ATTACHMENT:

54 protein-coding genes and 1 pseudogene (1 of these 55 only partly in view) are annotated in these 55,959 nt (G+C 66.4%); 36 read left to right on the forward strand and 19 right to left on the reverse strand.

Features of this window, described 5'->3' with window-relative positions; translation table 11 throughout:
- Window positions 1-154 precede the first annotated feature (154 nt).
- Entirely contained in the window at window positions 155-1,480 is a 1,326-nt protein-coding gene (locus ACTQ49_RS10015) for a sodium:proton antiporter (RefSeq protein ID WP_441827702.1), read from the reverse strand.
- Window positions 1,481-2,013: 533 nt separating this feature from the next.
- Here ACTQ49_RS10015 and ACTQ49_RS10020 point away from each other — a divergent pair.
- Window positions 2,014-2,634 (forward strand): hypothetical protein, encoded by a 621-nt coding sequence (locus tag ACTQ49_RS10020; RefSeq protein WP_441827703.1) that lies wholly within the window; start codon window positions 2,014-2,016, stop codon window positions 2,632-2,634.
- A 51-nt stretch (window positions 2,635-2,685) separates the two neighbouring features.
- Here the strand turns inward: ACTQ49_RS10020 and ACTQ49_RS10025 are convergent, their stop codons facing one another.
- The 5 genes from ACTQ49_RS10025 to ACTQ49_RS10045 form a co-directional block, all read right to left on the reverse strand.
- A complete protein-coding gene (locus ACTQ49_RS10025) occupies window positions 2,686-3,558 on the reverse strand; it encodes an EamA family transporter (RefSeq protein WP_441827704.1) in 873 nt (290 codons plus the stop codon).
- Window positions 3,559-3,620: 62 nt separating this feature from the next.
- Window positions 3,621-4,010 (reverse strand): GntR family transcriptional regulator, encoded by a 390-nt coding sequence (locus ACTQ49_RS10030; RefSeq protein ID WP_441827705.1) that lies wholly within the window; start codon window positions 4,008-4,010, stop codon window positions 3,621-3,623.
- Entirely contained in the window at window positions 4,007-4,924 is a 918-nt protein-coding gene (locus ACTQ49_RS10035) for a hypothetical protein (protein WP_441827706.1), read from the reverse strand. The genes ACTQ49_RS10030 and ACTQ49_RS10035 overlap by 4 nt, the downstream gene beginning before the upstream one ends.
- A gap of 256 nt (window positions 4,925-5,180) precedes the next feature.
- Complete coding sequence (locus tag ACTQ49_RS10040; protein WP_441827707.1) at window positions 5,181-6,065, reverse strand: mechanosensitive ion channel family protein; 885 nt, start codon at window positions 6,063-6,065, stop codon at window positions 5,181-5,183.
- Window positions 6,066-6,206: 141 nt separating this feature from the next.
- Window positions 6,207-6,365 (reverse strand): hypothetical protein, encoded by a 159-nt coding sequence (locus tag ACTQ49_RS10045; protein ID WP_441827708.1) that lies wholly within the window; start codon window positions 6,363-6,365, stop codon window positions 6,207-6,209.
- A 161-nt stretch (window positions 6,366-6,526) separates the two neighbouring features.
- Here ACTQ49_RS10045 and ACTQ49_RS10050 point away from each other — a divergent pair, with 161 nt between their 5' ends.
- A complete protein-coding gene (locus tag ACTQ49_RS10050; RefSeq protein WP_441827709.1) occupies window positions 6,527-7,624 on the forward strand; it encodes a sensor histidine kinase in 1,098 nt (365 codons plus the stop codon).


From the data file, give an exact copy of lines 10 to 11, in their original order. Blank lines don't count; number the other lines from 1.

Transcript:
- The 5 genes from ACTQ49_RS10025 to ACTQ49_RS10045 form a co-directional block, all read right to left on the reverse strand.
- A complete protein-coding gene (locus ACTQ49_RS10025) occupies window positions 2,686-3,558 on the reverse strand; it encodes an EamA family transporter (RefSeq protein WP_441827704.1) in 873 nt (290 codons plus the stop codon).